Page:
The Week's Top Twenty in Social Media

Every week we're taking a tally of who's getting heard, what they're saying, and why it matters.

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The social media sphere is an increasingly noisy place, especially for brands. But hiding somewhere in the static, some companies are sending strong signals that reaches their customers in innovative ways. The Dachis Group has recently begun a real-time ranking of which companies have the most effective social strategies with their Social Business Index. Every week we're taking a tally of who's getting heard, what they're saying, and why it matters.

Since football is all the rage on social networks right now, companies are climbing the ranks using NFL-oriented strategies. But for most of them it's not enough to challenge the longtime top three: News Corp., National Amusements and Google. Kraft creeped up six rank into the top 15, and thanks to its fascinating reality TV shows, Discovery rose six as well to number 16. Inevitably, the really interesting moves happened further down the list with Proctor & Gamble's Gillette banking big and winning big thanks to a new NFL campaign. And Dr. Pepper saw some success in asking its fans to talk about themselves -- always a good strategy for platforms built on egos.

It turns out that this reality show trend isn't just not slowing down, it's exploding thanks in part to social media. Discovery Communications continued its charge up the rankings, breaking into the top twenty this week with a six slot jump to No. 6. Hardly the biggest mover in this index, it's an impressive move since, as we've said again and again, the real giants on the Social Business Index guard their territory well. It's hard to beat brands like Google and News Corp. For Discovery, the secret weapon appears to be the extent to which new episodes of shows like Planet Earth and Deadliest Catch -- not to mention the longtail effect of reruns and web clips -- spark conversations. That's only half of it, though. Dachis Analyst Kate Rush Sheehy told us that Discovery is tapping into its enthusiastic fan base with games on Facebook. Deadliest Catch has a fishing one; it's really pretty fun. But, Discovery's real social champion last week was Planet Earth," Rush Sheehy said. "Last week, their signal strength rose 177% and volume jumped by 10,000 fans. It’s interesting because their Facebook content strategy involves no frills -- no tabs, no campaigns, just interesting facts. The story which received the most social engagement was about a sighting of the Galapagos Turtle, believed, until now, to be extinct. And for Discovery in social, like the turtle, it looks like slow and steady really does win the race." Let's be honest: Planet Earth is also just fantastic. Monkeys!

Have you heard of @TimTebow? Proctor & Gamble's target customers probably have, since the company is an official NFL sponsor, a marketing choice that's paying off for them lately. P&G climbed 17 points in the ranks this week, landing at No. 32. (Coincidentally, 32 is one of the top ten jersey numbers for NFL football players -- who knew?!) P&G's Gillette brand just launched an "NFL's Greatest Fan" promotion on Facebook, and it's a hit. "In the last two days, over 100 fans have already obliged with personal photos and accompanying stories, resulting in a 186% increase in signal strength for the brand pegged as the 'Official Shave of the NFL,'" Dachis analyst Ellen Reynolds explained. "P&G is an official sponsor of the NFL, but it must still find relevant ways to insert its brands into the existing conversation. Aligning Gillette with the NFL playoffs seems to be a perfect fit." And the timing is perfect, she added, "Loyal football fans become even more committed during playoff season, and what better way to unite a Facebook community than with a little friendly (passionate) competition?" By the way, if you still don't know who Tim Tebow is, read this and you'll understand what everybody is talking about on Twitter.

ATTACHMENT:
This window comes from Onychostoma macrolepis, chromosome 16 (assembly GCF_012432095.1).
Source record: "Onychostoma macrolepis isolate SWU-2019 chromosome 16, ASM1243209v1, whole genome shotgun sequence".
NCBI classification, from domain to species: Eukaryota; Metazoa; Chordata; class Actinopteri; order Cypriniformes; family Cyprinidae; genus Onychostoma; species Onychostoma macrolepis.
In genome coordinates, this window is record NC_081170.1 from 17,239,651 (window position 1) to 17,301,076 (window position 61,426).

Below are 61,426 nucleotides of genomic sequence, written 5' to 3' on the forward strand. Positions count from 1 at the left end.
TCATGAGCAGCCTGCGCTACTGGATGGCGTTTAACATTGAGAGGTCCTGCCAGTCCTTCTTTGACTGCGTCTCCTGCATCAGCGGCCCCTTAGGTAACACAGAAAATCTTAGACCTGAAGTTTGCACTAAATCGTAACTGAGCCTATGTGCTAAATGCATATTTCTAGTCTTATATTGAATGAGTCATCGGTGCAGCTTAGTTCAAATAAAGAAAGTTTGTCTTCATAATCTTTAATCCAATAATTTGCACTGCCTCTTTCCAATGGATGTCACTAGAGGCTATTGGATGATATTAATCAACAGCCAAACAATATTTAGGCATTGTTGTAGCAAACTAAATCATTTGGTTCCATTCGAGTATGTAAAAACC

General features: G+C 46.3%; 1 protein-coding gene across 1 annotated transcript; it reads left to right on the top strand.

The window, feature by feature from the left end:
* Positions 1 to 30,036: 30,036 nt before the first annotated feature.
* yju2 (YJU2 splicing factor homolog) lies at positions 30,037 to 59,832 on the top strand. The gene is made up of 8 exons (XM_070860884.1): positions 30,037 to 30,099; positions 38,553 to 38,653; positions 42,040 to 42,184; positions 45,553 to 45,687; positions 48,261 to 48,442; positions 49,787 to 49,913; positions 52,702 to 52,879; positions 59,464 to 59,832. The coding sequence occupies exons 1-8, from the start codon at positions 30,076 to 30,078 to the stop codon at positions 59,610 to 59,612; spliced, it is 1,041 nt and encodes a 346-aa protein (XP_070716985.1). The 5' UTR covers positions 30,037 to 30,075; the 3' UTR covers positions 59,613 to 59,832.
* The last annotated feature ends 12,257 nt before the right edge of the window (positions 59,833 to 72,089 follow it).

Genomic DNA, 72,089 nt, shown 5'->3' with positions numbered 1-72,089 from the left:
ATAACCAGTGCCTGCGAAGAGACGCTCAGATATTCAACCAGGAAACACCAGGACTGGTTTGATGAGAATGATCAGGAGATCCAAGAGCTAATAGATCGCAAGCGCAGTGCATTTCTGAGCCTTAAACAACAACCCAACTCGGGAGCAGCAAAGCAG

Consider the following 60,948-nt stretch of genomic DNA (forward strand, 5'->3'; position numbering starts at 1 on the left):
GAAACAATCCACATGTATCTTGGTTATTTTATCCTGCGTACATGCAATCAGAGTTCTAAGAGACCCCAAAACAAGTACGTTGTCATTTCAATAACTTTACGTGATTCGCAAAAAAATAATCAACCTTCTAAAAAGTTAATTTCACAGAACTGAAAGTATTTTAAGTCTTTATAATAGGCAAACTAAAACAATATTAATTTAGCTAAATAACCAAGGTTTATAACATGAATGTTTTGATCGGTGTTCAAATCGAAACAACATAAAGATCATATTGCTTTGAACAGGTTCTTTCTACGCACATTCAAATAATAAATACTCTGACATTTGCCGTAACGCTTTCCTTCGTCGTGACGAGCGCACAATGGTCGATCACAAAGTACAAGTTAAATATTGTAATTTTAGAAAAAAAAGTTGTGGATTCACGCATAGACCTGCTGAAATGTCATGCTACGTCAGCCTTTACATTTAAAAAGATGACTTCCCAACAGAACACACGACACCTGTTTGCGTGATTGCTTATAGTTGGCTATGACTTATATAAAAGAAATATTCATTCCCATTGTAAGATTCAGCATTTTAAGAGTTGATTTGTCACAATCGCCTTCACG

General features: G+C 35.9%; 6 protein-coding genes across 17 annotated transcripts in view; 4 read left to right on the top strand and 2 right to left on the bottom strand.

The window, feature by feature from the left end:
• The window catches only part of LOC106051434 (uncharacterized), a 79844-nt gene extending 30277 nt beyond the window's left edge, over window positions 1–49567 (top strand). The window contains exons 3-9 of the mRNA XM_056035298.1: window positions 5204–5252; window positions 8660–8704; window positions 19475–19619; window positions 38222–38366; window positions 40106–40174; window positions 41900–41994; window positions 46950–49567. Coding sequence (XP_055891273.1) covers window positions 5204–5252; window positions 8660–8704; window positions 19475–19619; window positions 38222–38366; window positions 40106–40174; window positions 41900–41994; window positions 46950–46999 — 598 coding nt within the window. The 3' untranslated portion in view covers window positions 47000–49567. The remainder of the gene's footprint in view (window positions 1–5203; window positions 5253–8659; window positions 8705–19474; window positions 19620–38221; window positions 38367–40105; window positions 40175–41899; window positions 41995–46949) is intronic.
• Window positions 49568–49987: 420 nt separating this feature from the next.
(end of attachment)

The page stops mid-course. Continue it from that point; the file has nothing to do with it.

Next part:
Dr Pepper Snapple Group provides an interesting case study of how brands can rise and fall on the Social Business Index in a very short span of time. It's on the rise this week, pushing ahead four ranks to a very respectable No. 50. However, just three months ago, Dr. Pepper Snapple sat (somewhat controversially) in the top 20 due to the chatter around its launch of a new low-calorie soft drink marketed to men, Dr. Pepper 10. They've seen some success in taking a very safe approach with a new Facebook-oriented campaign called "Always One of a Kind," an open ended call for people to say why they're unique. "Dr Pepper's Facebook fans got a sneak peek of [a new "Always One of a Kind"]  commercial a day before it hit TV -- a nice treat," Rush Sheehy told us. The sweet taste of victory may be short-lived, though. "Given the pushback over their decision yesterday to close a 120-year-old plant," she said, "the Doctor is going to be hurting for a while."

Methodology: A project of the Dachis Group, a social business professional services group, the Social Business Index analyzes the conversations on social platforms such as Twitter, Facebook, YouTube, and othrs. The index, which currently covers approximately 25,0000 companies and 27,000 brands, detects behaviors and activities exhibited by these companies, analyzes their execution and effectiveness at driving outcomes such as brand awareness, brand love, mind share, and advocacy. The Atlantic Wire takes a snapshot of the rankings at the close of business on Thursdays.

This article is from the archive of our partner The Wire.